There are two types of loyalty benefits that companies should be interested in because of their impact on profitability and growth.

The first relates to the buying behaviour of customers – how much a customer spends with a company over a given period. We all know that organisations with strong brands can hold on to their customers longer. These companies earn a larger share of the customer’s wallet, can command higher prices and sell more add-ons than their less well-regarded competitors. Apple is an example that most readily comes to mind. A study some years ago by Satmetrix, the customer loyalty measurement firm, found that Apple earned between $648 and $729 more from every customer than their competitors in the computer hardware sector because of the loyalty to its brand.

The second benefit of customer loyalty relates to the referral effect – the impact on the buying behaviour of potential customers as a result of word of mouth (WOM) comments from existing customers. WOM can be positive or negative.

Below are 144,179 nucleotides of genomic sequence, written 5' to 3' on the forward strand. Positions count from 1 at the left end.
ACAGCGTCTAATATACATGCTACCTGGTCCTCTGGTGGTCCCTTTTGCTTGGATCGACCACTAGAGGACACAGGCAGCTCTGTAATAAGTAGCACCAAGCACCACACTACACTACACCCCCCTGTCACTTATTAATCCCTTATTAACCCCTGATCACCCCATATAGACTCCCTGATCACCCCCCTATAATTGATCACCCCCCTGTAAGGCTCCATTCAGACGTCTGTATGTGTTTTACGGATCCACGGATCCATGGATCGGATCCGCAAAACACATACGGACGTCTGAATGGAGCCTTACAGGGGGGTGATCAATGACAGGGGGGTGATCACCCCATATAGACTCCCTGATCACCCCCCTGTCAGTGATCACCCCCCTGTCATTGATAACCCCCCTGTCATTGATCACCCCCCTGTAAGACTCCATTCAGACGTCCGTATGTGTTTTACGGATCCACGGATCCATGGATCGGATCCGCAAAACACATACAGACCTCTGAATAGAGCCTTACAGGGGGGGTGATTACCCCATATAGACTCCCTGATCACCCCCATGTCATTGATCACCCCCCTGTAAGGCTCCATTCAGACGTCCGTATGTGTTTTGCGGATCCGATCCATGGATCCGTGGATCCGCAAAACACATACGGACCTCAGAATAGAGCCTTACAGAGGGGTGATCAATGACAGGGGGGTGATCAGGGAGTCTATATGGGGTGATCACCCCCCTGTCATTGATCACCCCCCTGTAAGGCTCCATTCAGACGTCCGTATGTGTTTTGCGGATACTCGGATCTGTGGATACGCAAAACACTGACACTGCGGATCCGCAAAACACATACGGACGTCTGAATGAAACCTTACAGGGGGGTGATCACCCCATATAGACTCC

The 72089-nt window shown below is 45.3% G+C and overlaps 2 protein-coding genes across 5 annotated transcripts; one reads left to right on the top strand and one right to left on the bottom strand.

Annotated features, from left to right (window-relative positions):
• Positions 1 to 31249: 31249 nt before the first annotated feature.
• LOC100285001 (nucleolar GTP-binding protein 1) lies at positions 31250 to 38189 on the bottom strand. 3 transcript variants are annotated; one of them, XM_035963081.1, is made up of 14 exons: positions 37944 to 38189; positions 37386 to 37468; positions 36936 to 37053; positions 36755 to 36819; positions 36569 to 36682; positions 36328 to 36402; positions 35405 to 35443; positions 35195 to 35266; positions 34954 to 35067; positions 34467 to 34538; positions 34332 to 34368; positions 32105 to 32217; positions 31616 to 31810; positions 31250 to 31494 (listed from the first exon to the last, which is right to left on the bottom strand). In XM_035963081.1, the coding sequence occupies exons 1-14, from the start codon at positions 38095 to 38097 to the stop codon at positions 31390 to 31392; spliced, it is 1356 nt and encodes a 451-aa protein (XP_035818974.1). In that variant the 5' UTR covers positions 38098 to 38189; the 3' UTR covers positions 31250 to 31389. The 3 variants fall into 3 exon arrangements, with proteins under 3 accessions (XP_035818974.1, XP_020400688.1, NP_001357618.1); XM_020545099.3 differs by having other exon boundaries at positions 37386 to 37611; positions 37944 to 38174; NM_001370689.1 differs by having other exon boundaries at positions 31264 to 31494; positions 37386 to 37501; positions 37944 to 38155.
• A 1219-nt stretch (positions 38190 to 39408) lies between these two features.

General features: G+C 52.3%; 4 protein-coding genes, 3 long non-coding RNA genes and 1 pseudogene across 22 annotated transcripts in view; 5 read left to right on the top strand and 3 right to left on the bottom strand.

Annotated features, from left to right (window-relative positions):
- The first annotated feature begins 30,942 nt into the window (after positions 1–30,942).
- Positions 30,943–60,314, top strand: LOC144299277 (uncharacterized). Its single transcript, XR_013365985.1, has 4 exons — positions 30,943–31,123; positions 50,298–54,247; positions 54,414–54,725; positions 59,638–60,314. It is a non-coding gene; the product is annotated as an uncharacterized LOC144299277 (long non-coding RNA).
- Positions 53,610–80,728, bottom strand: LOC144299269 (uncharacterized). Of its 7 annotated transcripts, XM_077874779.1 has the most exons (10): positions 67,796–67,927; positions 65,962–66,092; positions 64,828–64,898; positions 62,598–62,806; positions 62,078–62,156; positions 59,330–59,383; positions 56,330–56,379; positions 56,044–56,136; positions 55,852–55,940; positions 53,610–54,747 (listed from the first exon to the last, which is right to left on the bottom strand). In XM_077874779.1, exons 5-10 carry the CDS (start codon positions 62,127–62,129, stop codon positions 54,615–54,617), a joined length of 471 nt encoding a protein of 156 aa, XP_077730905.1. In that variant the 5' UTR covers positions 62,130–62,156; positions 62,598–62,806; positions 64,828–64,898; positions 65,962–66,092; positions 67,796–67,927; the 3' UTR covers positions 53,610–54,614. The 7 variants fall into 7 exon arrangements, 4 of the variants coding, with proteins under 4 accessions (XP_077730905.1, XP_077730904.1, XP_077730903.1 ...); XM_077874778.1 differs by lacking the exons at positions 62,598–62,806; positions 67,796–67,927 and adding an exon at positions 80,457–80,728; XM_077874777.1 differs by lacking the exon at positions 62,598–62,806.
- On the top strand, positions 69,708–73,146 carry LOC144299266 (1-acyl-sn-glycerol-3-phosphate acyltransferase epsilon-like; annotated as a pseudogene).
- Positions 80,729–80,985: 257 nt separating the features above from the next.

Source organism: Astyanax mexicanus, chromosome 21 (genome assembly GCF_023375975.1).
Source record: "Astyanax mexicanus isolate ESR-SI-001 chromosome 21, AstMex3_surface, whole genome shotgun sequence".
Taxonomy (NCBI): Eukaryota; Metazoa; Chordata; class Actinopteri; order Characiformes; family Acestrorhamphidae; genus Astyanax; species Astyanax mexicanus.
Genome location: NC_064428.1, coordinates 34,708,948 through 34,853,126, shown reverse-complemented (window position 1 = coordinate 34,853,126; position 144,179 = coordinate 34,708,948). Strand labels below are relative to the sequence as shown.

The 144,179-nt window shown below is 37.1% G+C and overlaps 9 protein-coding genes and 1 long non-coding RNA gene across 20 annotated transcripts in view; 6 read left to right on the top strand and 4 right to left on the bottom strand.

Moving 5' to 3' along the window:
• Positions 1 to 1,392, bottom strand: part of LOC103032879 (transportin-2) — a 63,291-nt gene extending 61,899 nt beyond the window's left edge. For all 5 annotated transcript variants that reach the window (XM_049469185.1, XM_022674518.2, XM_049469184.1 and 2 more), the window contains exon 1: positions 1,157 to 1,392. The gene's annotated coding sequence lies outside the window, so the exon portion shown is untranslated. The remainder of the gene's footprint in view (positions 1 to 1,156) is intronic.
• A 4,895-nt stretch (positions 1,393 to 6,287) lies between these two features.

Many organisations, particularly in situations where customers buy their products or services infrequently, focus their efforts on marketing to bring customers through the door and the sales process to get them to sign on the dotted line. The cynical, ill-informed question around big ticket sales is, why bother focusing resources on product quality and post-sale customer support when the customer has already made a commitment to buy? The answer is because negative Word of Mouth can wipe out the profit earned from the initial sale.

Based on Persimmon’s history of poor quality and their naïve comments about customer service spend, it would seem they do not understand much, if anything, about the economics of buyer behaviour. DFS, the furniture store understands that although customers only buy a sofa every seven years their goal is to create delighted customers who tell their friends to shop at DFS because of their value-for-money products and the great service they received.



Unfortunately for Persimmon, bad news tends to travel faster than good news.